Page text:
Through visuals, you can improve the perceived professionalism of your presentation. Indeed, the correct visual choices help engage your audience consciously and unconsciously.
Enter InfographicsInformational graphics, or infographics, use any means (and graphic type) necessary to improve understanding. Infographics can include symbols, quantitative charts, and photographs; most use visual metaphors to communicate. For example, to explain transition, consider a bridge infographic. One side is the current situation, and the opposite side is the goal state (see figure below from A Trainer’s Guide to PowerPoint: Best Practices for Master Presenters).
Figure 1. An Infographic Shows Transition With a Bridge Metaphor
As with colors and fonts, the style of your infographic sends a message to your learner. For example, a layout with a simplified, clean aesthetic tells your audience that the content is modern 117 Render: Design Principles for Professional Slides and, perhaps, innovative. A traditional aesthetic communicates that your content is established and trusted. Style is another visual queue that engages your learner unconsciously.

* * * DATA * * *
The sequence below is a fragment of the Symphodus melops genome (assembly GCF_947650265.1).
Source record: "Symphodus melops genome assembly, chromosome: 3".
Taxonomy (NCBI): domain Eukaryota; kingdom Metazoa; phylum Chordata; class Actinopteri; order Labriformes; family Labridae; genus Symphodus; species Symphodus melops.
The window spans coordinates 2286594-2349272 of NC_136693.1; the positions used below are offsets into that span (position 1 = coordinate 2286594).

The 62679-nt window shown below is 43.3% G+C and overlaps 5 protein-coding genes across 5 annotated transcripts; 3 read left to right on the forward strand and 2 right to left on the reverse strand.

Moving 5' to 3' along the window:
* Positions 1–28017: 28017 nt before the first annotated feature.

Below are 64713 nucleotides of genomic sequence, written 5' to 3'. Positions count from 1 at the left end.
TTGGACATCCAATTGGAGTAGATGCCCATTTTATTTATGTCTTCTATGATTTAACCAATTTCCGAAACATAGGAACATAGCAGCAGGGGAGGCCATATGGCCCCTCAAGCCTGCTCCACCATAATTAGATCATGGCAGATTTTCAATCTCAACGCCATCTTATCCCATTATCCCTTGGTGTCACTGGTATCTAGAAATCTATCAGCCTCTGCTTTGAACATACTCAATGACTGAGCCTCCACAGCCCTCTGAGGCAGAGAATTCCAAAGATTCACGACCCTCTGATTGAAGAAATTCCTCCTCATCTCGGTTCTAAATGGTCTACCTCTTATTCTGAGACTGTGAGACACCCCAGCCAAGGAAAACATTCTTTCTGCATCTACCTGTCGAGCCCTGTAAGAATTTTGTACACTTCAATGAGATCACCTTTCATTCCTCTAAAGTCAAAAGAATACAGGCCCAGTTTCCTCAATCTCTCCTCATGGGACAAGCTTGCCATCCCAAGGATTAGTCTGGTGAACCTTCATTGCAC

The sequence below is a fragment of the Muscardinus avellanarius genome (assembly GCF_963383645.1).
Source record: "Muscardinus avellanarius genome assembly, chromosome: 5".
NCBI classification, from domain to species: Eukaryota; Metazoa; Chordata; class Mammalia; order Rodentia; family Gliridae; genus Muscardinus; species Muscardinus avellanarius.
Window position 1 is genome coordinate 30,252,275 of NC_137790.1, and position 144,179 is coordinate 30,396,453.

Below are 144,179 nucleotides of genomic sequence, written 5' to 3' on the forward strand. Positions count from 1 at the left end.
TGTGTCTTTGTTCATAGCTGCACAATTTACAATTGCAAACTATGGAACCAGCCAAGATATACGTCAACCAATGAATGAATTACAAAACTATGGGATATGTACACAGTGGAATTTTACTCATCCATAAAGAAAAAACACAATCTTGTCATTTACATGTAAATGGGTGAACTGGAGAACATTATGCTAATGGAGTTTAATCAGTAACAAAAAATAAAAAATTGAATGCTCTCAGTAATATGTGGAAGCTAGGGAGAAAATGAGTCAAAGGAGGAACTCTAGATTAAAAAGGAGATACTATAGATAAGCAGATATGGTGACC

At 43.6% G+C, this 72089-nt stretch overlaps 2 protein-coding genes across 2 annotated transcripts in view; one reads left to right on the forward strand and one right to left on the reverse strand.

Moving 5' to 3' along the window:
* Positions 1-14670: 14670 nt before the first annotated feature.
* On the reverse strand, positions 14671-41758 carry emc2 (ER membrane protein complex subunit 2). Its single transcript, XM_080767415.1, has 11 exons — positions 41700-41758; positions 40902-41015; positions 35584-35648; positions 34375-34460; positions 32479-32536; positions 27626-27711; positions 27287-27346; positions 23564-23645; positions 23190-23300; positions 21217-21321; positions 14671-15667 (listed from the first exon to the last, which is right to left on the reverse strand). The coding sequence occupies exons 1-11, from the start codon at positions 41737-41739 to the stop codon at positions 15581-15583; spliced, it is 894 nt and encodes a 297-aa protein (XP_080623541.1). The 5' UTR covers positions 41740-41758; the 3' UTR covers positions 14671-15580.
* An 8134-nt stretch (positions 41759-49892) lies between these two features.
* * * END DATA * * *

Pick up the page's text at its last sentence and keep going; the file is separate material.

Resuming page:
The styles of the three infographics in Figure 5-20 (from A Trainer’s Guide to PowerPoint Best Practices for Master Presenters ) convey different messages. For example, the left-most infographic uses large text, a relatively fun font, saturated colors, and a cartoon-like style. These choices make the content more approachable and appealing to certain audiences. Compare that with the center infographic, which uses a traditional font and icons with subdued, mostly monochromatic colors. As a result, it is perceived to be more academic. The third design’s aesthetic choices send yet another message to its target audience. Style plays a critical role in how you and your content are perceived.
Figure 2. Infographics Conveying Different Messages